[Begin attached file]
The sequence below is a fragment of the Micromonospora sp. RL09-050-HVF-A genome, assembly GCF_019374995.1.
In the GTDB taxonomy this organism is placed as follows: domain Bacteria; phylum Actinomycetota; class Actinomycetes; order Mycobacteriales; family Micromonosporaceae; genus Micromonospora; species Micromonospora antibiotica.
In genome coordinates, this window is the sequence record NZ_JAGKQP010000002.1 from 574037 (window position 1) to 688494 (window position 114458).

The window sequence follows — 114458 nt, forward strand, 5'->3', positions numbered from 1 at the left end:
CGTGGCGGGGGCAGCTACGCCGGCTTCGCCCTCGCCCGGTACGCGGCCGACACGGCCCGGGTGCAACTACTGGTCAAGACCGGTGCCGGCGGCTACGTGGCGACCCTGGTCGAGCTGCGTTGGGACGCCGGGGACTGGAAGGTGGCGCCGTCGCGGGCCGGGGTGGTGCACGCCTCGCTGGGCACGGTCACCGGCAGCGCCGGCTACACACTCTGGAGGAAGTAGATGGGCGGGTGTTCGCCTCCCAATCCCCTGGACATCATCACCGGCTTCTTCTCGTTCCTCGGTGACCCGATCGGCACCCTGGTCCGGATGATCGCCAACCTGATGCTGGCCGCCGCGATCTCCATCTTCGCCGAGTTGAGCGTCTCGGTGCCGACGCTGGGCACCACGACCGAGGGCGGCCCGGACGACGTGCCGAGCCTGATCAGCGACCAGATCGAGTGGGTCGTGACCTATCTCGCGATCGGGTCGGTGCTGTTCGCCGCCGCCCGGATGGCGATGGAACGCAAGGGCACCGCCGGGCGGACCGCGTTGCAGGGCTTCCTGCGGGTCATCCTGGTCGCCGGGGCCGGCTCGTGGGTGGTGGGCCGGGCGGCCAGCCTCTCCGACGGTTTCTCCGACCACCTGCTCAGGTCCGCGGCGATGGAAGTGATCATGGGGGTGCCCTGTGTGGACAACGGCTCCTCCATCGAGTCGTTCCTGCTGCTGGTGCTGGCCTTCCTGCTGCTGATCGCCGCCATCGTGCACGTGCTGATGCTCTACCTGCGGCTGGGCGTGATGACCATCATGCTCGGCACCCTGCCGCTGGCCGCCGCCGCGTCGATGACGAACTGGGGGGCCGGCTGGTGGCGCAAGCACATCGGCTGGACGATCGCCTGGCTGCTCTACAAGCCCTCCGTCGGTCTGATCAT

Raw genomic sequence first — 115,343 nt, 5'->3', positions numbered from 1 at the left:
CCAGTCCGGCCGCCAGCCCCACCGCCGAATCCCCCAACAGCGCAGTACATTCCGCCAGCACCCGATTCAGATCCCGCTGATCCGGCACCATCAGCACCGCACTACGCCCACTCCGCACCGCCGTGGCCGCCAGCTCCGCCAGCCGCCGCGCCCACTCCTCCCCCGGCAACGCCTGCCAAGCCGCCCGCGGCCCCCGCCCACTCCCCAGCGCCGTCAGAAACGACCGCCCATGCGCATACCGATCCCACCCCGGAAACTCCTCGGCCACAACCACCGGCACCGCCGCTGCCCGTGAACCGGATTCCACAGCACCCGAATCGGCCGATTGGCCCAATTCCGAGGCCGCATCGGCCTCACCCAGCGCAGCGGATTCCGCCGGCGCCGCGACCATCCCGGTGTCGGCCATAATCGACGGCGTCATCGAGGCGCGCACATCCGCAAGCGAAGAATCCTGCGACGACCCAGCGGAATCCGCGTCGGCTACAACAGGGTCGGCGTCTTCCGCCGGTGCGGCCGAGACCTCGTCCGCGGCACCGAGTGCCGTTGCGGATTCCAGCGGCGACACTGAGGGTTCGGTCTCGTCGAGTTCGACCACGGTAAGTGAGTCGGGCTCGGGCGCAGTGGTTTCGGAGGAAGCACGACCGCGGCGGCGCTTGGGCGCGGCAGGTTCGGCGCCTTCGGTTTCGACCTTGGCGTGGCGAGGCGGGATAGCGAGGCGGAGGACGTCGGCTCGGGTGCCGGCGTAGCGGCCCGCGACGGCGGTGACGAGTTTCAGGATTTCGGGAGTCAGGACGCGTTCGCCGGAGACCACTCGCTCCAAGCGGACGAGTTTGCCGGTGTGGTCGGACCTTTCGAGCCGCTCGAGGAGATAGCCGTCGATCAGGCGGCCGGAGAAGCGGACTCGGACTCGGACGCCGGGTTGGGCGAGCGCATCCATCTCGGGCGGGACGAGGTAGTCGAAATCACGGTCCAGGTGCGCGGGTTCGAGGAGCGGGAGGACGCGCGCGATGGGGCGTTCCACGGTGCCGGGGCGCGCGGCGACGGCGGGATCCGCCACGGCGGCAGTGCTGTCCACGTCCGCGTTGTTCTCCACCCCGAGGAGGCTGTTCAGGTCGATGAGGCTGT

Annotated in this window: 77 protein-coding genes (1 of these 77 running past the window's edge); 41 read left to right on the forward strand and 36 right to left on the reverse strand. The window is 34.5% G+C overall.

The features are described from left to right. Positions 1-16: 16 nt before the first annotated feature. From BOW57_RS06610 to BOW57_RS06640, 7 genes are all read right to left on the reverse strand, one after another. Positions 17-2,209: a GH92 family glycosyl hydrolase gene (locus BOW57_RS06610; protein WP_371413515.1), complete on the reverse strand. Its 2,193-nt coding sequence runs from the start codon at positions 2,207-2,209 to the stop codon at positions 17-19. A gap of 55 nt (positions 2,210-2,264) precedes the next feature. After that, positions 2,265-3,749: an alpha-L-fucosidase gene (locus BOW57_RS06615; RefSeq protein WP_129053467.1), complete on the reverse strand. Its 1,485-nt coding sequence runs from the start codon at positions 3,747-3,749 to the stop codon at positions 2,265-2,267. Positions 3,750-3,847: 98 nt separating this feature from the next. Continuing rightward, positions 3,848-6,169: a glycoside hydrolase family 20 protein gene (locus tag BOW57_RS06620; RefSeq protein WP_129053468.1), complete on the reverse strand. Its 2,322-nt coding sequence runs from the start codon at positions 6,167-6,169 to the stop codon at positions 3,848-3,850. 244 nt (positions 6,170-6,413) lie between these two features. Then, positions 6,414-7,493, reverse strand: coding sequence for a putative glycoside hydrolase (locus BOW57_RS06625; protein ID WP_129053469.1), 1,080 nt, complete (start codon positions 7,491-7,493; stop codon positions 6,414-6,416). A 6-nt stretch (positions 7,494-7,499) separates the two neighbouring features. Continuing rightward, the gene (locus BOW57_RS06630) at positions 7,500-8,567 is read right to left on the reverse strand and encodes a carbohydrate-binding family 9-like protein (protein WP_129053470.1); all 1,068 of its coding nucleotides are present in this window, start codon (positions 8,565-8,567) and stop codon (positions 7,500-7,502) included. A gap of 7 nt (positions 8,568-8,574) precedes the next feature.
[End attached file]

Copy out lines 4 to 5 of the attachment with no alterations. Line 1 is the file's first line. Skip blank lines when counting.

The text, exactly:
The window sequence follows — 114458 nt, forward strand, 5'->3', positions numbered from 1 at the left end:
CGTGGCGGGGGCAGCTACGCCGGCTTCGCCCTCGCCCGGTACGCGGCCGACACGGCCCGGGTGCAACTACTGGTCAAGACCGGTGCCGGCGGCTACGTGGCGACCCTGGTCGAGCTGCGTTGGGACGCCGGGGACTGGAAGGTGGCGCCGTCGCGGGCCGGGGTGGTGCACGCCTCGCTGGGCACGGTCACCGGCAGCGCCGGCTACACACTCTGGAGGAAGTAGATGGGCGGGTGTTCGCCTCCCAATCCCCTGGACATCATCACCGGCTTCTTCTCGTTCCTCGGTGACCCGATCGGCACCCTGGTCCGGATGATCGCCAACCTGATGCTGGCCGCCGCGATCTCCATCTTCGCCGAGTTGAGCGTCTCGGTGCCGACGCTGGGCACCACGACCGAGGGCGGCCCGGACGACGTGCCGAGCCTGATCAGCGACCAGATCGAGTGGGTCGTGACCTATCTCGCGATCGGGTCGGTGCTGTTCGCCGCCGCCCGGATGGCGATGGAACGCAAGGGCACCGCCGGGCGGACCGCGTTGCAGGGCTTCCTGCGGGTCATCCTGGTCGCCGGGGCCGGCTCGTGGGTGGTGGGCCGGGCGGCCAGCCTCTCCGACGGTTTCTCCGACCACCTGCTCAGGTCCGCGGCGATGGAAGTGATCATGGGGGTGCCCTGTGTGGACAACGGCTCCTCCATCGAGTCGTTCCTGCTGCTGGTGCTGGCCTTCCTGCTGCTGATCGCCGCCATCGTGCACGTGCTGATGCTCTACCTGCGGCTGGGCGTGATGACCATCATGCTCGGCACCCTGCCGCTGGCCGCCGCCGCGTCGATGACGAACTGGGGGGCCGGCTGGTGGCGCAAGCACATCGGCTGGACGATCGCCTGGCTGCTCTACAAGCCCTCCGTCGGTCTGATCAT